“It’s almost like a tryout, is the way I look at it,” Coker said. “Let’s see what these kids have and the ones we like, we’ll offer contracts. I think that’s the difference.”

The fighters who are popular in their area can also broker a deal with Bellator to get paid a portion of the money they make selling their own tickets. Bellator sets them up with a promotional code that their friends, family and fans can use when purchasing and the fighter will get a percentage of that revenue.

“If they want to make extra money, then we’ll do that,” Coker said. “But not every fighter does that. … For the people that want to do it, some of them have a very big ticket base and they want to do it. They want to go out there and make extra money. We provide that opportunity for them.”

Last month, fighter Marcus Sims posted on Twitter that Bellator offered him a contract with a $250 purse and a $250 win bonus. The fight would have been on a small, un-televised card at a motocross event in Atlanta as part of a partnership with Monster Energy. Coker intimated that the entire situation was a mistake that has since been corrected.

“For me, it was definitely something that created some awareness internally and I think we made some massive changes and we feel great about the direction it’s heading,” Coker said.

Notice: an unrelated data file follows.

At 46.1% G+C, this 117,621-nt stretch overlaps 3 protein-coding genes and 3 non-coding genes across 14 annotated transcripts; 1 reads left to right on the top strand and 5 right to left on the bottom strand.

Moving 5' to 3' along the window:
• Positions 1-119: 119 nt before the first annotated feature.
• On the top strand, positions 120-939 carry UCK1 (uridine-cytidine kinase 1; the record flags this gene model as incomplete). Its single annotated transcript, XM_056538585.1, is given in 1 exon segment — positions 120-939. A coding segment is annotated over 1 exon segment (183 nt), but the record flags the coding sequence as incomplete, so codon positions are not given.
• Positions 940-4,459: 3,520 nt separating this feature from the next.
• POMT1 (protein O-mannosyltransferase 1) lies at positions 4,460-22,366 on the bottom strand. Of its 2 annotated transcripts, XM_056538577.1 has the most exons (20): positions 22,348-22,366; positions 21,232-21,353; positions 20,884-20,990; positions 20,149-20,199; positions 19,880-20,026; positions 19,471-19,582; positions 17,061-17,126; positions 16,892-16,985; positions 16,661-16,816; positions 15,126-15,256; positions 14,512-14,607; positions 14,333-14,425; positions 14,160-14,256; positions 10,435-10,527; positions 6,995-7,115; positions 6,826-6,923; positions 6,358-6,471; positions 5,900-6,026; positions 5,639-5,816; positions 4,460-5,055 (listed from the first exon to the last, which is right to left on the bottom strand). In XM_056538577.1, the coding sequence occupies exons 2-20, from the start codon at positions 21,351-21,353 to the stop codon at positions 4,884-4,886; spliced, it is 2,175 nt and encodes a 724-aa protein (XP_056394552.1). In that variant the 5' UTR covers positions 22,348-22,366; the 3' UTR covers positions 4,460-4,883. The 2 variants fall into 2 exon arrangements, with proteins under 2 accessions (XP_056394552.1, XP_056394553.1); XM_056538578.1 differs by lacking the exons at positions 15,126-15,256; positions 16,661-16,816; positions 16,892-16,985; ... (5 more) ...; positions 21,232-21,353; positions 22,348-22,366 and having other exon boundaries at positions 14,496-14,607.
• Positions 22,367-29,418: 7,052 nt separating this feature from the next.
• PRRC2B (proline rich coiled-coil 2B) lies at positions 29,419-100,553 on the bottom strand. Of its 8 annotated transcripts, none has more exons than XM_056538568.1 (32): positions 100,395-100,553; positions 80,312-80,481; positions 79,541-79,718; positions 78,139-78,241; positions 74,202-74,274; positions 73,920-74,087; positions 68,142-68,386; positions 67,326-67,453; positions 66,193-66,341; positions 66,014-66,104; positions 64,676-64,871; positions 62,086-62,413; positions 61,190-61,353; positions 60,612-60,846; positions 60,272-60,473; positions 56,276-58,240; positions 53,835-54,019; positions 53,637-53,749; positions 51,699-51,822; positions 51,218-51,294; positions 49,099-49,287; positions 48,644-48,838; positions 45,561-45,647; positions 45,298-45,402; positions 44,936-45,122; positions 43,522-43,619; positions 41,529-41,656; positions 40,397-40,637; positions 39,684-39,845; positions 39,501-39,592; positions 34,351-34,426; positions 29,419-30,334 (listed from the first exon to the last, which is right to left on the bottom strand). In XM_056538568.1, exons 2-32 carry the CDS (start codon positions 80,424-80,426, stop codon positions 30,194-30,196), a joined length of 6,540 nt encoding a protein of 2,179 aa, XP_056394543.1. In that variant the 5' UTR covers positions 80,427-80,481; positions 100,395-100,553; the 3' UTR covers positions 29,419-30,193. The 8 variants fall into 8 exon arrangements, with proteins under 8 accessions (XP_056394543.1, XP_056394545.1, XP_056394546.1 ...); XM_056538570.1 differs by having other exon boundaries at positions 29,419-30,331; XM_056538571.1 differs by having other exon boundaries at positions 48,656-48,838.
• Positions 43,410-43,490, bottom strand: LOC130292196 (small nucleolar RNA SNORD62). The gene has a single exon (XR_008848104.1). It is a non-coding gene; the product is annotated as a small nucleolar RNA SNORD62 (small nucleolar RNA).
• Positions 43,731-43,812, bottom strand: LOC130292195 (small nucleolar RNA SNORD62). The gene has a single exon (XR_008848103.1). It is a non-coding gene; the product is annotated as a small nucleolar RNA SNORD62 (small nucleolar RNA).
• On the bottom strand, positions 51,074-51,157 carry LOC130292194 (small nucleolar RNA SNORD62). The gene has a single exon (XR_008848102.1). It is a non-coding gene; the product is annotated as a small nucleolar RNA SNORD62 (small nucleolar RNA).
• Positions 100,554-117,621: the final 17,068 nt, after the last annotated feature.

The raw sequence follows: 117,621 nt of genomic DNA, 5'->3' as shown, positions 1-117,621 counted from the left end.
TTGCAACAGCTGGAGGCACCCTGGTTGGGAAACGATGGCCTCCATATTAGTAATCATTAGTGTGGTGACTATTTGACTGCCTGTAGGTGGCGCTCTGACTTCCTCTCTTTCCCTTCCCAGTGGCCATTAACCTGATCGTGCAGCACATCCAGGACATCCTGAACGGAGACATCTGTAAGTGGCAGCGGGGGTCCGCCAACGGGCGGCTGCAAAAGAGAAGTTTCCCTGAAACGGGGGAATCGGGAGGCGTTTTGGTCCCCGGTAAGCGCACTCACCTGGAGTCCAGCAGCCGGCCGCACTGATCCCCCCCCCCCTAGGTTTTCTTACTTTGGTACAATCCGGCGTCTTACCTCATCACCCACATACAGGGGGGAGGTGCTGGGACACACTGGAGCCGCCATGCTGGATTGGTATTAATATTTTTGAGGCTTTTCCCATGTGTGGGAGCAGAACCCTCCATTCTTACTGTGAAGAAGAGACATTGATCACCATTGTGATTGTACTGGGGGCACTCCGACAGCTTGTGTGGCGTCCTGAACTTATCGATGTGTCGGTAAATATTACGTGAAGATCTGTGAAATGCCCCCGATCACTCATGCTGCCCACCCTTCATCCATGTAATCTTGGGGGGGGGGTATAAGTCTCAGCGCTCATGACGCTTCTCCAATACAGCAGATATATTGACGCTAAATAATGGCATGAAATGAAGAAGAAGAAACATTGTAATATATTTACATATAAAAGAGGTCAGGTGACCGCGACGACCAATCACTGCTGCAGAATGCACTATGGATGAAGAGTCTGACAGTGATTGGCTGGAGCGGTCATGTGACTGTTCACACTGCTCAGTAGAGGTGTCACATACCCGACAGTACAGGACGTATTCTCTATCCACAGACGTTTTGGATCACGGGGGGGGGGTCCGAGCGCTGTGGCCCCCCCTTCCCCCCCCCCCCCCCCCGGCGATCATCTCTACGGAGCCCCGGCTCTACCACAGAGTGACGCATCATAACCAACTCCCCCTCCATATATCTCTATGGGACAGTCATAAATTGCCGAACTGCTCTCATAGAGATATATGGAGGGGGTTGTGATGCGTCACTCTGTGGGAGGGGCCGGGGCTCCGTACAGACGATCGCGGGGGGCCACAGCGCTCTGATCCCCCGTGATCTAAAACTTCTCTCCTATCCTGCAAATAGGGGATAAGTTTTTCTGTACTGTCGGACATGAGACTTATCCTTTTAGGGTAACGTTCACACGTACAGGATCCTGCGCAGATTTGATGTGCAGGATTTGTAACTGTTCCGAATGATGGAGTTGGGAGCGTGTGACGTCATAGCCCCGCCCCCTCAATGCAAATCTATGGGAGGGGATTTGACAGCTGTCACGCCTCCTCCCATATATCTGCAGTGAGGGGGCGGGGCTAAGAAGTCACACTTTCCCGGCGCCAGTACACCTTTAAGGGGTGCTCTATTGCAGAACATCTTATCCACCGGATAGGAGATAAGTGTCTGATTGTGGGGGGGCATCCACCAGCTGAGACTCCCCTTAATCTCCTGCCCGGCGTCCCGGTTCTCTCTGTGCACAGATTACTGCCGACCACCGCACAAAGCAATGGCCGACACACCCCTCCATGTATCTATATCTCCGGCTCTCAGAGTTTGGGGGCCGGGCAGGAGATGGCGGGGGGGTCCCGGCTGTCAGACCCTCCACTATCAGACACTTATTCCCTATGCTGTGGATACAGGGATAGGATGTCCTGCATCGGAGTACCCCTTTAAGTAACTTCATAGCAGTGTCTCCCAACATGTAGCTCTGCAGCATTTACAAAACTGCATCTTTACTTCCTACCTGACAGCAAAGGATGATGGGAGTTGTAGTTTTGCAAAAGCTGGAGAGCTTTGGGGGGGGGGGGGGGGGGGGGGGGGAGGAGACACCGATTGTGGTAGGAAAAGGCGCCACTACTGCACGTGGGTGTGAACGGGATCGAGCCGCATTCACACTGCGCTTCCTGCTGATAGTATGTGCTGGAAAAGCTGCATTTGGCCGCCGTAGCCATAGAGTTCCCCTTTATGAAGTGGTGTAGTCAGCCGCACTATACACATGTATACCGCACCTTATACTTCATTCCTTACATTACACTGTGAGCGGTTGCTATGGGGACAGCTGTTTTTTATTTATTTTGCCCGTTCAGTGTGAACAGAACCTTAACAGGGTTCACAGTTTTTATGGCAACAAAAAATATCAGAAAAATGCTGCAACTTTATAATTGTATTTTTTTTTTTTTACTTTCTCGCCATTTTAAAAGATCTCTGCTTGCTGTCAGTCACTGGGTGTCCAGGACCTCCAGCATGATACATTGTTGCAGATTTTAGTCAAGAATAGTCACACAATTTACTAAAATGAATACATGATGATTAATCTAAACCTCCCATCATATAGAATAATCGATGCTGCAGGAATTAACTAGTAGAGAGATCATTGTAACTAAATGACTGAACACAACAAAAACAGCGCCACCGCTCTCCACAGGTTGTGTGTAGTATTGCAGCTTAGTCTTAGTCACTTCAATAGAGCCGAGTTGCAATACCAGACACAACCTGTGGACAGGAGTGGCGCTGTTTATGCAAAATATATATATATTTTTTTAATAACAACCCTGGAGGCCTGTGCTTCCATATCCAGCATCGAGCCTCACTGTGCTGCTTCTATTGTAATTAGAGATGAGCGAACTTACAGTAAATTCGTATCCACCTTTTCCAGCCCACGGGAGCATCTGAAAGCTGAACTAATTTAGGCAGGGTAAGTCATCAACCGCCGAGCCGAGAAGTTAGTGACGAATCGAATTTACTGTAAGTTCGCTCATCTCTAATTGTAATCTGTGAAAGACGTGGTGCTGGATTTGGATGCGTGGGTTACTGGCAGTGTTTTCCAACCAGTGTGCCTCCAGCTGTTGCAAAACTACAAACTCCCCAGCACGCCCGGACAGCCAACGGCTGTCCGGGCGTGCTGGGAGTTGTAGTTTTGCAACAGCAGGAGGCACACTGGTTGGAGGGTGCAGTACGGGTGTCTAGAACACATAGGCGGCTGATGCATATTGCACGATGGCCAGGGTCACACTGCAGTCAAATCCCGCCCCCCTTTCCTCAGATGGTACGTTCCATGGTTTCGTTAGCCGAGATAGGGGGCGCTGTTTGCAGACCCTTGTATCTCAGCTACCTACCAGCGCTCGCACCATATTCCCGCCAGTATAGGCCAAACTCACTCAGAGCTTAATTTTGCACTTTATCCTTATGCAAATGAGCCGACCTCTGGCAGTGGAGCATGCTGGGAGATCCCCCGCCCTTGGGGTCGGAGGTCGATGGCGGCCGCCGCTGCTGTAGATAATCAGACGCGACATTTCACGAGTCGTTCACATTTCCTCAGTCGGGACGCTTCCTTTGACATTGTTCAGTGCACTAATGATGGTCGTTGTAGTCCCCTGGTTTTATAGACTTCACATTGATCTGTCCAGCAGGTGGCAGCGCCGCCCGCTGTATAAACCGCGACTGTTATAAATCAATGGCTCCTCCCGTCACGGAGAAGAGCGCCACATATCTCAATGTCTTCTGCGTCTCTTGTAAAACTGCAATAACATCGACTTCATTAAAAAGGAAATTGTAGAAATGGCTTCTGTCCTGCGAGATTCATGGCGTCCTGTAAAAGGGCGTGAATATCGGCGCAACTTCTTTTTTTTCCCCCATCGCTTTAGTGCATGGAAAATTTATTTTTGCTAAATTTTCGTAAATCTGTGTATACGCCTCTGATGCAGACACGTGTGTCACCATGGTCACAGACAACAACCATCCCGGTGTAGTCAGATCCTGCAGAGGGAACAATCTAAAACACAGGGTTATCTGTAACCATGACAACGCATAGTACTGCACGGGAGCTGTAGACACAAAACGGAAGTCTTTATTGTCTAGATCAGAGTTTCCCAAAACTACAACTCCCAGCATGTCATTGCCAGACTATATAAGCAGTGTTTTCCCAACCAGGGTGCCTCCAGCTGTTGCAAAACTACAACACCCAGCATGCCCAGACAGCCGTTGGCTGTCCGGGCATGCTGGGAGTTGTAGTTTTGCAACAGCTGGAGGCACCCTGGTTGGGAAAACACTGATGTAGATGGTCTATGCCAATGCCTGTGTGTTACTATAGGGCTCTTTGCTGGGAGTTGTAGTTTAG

Bellator is constantly fighting an uphill battle, with the UFC still owning a massive market share of MMA. The last thing the promotion needs is a mess-up leading to a contract with a $250 purse being published on Twitter. If the gap in salaries between the UFC and Bellator is as vast as it might appear, it’ll be hard to consider Bellator as an entity gaining ground.

One could also make the argument that if a fighter is competing under the Bellator brand — whether on the main card or the prelims — they should be paid as such. On the other hand, its hard to judge the UFC, which is still very much a pay-per-view-driven business, to Bellator, which airs primarily on cable, in the same light.

Coker said Bellator compensates its athletes more than 50 percent of revenue, a practice he said he started when Strikeforce was owned by the NHL’s San Jose Sharks. A split of revenue like that is mandated under the NHL’s collective-bargaining agreement with the players union. MMA does not have a union, but that is the structure the owners wanted, Coker said. And that’s how it has continued with Bellator.

“We pay a healthy amount and we help keep the industry healthy, along with the UFC and ONE FC or all these other promotions together combined,” Coker said. “We keep the industry going and we do our part.”

On that Bellator 192 card in Los Angeles, four fighters made a guaranteed six figures: Chael Sonnen, Quinton Jackson, Rory MacDonald and Douglas Lima. The reality, Coker said, is the bigger-name talent is going to get paid more.

“I think that’s across all the different leagues out there,” he said. “Certain athletes get paid a lot more money than other athletes. The fighter has to earn their way up to be able to make that money.”

For Bellator, that starting point could be making $2,000 on the unaired prelims of its cards and then grow to be something more.

“If somebody doesn’t understand our business, I get it,” Coker said. “But for the people we deal with, the local promoters, the local managers, the local fighters — they understand it. Like, look if you get the call, then you’re gonna jump from what you’re making to the normal contract for Bellator fighters. It’s just a business model I’ve been doing for 30 years.”